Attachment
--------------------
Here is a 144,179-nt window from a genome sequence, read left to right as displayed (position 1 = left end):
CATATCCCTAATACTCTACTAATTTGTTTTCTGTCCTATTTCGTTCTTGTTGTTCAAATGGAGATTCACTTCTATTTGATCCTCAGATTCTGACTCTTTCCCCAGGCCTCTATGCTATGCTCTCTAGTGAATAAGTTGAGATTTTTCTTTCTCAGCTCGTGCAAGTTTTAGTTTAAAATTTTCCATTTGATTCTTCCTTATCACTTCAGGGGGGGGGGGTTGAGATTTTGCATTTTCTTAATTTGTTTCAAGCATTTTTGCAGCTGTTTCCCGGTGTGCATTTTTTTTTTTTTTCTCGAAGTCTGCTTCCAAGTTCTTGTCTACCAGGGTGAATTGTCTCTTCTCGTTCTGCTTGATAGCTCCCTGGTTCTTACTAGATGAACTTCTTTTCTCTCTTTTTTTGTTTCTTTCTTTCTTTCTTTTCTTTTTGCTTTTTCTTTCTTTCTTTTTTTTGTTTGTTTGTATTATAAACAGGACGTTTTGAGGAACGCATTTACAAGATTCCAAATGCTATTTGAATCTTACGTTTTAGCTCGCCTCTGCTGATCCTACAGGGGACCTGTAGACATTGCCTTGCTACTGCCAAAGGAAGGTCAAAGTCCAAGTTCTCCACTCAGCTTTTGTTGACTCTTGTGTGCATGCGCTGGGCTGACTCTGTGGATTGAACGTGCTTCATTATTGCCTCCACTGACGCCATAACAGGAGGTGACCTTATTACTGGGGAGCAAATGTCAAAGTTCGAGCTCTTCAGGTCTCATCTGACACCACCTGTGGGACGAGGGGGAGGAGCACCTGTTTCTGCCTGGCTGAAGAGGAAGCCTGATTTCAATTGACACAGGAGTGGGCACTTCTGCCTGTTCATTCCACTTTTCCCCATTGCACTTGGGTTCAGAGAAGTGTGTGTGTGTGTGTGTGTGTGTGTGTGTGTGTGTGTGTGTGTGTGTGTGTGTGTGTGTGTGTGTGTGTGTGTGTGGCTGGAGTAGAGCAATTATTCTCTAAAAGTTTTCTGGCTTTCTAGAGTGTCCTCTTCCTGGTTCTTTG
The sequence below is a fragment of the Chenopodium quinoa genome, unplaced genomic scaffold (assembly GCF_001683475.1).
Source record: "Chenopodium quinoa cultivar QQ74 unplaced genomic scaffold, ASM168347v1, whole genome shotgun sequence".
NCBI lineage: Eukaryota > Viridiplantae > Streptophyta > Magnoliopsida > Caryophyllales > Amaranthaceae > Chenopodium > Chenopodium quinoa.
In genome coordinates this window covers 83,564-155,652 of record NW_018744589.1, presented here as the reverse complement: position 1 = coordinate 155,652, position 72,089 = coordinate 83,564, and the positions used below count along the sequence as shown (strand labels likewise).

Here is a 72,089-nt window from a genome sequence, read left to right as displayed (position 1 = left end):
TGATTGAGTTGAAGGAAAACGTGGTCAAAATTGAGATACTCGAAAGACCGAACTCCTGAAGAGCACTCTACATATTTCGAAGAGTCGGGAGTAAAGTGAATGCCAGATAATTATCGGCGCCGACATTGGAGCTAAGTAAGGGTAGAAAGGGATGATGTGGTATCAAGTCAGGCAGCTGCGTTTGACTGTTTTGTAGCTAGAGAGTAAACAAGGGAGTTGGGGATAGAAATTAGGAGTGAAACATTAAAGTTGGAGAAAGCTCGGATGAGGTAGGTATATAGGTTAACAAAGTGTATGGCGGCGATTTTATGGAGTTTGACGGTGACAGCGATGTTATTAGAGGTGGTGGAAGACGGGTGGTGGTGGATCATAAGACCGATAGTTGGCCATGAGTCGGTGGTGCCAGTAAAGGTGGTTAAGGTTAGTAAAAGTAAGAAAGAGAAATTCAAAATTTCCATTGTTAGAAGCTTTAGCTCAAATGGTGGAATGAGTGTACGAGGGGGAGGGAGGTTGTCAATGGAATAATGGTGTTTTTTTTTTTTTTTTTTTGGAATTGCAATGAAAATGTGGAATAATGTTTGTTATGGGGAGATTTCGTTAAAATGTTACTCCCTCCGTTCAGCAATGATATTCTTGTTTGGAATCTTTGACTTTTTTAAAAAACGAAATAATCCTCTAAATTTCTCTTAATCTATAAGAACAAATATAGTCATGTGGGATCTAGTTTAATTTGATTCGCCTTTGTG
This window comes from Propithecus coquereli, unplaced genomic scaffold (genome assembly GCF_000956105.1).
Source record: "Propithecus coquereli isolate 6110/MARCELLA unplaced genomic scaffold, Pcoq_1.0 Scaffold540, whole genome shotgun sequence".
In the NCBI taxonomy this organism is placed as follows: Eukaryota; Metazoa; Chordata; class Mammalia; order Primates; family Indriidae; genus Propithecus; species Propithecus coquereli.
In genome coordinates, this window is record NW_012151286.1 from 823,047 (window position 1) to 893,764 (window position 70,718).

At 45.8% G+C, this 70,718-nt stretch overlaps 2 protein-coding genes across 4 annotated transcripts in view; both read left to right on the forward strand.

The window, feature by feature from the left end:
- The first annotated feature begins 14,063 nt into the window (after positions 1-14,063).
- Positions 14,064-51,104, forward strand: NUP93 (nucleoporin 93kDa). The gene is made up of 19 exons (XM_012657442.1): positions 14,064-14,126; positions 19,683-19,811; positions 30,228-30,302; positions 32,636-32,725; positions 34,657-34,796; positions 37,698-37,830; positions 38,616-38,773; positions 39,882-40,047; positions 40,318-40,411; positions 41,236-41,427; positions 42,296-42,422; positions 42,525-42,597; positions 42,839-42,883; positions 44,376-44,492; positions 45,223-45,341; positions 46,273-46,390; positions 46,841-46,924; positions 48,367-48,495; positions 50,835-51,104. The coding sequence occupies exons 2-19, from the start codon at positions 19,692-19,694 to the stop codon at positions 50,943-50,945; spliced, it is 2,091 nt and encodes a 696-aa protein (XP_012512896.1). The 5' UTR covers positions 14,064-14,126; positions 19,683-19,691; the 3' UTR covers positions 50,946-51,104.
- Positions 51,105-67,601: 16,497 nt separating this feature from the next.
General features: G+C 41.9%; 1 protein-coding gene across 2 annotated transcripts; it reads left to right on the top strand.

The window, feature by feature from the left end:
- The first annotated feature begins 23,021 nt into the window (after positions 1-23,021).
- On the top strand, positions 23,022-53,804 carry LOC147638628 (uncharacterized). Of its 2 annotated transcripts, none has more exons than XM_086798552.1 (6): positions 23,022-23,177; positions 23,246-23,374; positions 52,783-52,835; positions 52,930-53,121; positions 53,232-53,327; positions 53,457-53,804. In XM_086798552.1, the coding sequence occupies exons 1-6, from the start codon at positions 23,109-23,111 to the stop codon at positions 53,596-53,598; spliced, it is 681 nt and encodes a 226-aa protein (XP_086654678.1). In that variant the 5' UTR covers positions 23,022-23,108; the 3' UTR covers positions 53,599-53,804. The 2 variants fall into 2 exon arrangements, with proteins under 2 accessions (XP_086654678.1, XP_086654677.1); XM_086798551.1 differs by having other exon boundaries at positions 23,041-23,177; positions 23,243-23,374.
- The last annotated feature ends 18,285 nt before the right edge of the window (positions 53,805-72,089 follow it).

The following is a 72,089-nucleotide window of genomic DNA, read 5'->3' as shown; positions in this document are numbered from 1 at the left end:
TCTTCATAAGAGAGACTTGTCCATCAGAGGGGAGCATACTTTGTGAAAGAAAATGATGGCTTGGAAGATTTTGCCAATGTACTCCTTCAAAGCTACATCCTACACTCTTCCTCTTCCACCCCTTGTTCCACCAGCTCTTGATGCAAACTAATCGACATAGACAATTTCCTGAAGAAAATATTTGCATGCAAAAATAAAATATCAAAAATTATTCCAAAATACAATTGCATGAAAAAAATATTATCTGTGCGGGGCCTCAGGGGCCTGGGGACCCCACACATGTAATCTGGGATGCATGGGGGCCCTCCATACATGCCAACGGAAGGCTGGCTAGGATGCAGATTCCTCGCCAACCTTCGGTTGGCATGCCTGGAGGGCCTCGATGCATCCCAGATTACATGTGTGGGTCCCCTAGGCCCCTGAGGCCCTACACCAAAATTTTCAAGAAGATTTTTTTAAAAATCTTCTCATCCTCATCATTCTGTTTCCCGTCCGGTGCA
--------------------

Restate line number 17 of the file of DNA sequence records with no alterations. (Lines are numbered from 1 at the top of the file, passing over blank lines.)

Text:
- Positions 51,105-67,601: 16,497 nt separating this feature from the next.